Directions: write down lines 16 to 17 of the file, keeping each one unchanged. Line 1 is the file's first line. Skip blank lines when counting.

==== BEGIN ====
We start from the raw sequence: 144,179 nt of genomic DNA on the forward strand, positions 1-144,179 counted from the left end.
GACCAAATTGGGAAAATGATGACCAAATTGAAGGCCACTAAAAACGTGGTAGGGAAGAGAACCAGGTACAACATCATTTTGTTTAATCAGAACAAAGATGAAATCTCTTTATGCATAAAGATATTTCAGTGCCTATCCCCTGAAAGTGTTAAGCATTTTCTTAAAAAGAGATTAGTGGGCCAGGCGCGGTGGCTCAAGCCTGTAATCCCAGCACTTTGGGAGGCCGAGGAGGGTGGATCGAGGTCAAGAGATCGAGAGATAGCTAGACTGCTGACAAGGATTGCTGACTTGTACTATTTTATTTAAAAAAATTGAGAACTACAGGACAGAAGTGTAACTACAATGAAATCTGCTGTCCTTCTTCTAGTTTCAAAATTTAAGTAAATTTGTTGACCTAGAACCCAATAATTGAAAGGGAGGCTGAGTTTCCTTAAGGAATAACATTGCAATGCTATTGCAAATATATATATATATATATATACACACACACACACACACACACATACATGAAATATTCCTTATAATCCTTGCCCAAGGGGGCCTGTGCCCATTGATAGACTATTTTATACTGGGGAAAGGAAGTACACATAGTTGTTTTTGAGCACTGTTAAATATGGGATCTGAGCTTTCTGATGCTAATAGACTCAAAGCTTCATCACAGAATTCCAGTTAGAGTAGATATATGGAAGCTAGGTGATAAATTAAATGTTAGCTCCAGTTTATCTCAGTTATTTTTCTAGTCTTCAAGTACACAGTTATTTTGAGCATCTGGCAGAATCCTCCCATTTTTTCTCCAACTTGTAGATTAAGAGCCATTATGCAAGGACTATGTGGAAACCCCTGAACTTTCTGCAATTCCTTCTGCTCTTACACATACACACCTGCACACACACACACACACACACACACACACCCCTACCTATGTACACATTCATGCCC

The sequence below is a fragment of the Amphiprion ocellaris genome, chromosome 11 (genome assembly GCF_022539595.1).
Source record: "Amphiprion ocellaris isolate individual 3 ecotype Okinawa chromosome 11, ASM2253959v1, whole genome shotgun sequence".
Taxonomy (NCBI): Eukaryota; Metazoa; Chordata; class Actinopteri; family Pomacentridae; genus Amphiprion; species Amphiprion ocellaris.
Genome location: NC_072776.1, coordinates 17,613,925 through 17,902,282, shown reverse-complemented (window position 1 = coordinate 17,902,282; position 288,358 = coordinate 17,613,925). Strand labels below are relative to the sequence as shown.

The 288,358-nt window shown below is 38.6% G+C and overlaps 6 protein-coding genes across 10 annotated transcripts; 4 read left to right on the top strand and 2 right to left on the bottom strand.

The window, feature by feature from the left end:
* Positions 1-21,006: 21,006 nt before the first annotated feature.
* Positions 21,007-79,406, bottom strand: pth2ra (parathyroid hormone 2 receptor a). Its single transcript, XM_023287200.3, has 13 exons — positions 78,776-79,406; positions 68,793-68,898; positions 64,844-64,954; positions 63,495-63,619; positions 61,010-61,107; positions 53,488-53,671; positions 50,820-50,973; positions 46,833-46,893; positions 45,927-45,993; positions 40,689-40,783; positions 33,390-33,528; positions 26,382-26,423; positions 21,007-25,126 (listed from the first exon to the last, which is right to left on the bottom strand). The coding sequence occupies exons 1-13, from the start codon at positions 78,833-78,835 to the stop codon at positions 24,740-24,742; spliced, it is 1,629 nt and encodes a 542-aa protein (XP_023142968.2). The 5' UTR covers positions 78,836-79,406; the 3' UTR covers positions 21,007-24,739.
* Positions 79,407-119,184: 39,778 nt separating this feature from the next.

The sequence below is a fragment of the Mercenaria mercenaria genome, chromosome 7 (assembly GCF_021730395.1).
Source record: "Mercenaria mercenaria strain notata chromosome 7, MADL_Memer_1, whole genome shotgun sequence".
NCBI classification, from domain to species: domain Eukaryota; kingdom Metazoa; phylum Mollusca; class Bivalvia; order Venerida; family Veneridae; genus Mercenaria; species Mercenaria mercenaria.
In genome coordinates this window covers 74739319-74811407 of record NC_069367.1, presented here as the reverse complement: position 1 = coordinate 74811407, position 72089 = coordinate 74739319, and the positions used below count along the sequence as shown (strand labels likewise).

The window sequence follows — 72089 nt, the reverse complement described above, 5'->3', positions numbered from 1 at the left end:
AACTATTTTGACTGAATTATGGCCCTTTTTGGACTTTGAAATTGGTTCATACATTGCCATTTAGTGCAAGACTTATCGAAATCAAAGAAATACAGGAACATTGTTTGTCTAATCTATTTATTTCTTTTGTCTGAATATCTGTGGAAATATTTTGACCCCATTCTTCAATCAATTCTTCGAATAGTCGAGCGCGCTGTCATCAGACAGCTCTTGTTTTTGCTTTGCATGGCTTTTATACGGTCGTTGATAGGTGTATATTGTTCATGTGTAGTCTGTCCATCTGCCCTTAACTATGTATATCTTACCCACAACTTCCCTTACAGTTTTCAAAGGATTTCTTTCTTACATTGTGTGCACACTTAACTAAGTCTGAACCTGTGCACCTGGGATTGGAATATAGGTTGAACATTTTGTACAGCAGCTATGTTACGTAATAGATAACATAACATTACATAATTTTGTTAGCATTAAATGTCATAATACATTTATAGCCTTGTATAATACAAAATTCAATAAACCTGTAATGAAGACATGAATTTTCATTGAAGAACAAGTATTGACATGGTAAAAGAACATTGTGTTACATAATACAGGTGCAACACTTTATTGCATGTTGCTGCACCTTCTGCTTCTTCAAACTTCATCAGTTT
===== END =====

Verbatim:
The window sequence follows — 72089 nt, the reverse complement described above, 5'->3', positions numbered from 1 at the left end:
AACTATTTTGACTGAATTATGGCCCTTTTTGGACTTTGAAATTGGTTCATACATTGCCATTTAGTGCAAGACTTATCGAAATCAAAGAAATACAGGAACATTGTTTGTCTAATCTATTTATTTCTTTTGTCTGAATATCTGTGGAAATATTTTGACCCCATTCTTCAATCAATTCTTCGAATAGTCGAGCGCGCTGTCATCAGACAGCTCTTGTTTTTGCTTTGCATGGCTTTTATACGGTCGTTGATAGGTGTATATTGTTCATGTGTAGTCTGTCCATCTGCCCTTAACTATGTATATCTTACCCACAACTTCCCTTACAGTTTTCAAAGGATTTCTTTCTTACATTGTGTGCACACTTAACTAAGTCTGAACCTGTGCACCTGGGATTGGAATATAGGTTGAACATTTTGTACAGCAGCTATGTTACGTAATAGATAACATAACATTACATAATTTTGTTAGCATTAAATGTCATAATACATTTATAGCCTTGTATAATACAAAATTCAATAAACCTGTAATGAAGACATGAATTTTCATTGAAGAACAAGTATTGACATGGTAAAAGAACATTGTGTTACATAATACAGGTGCAACACTTTATTGCATGTTGCTGCACCTTCTGCTTCTTCAAACTTCATCAGTTT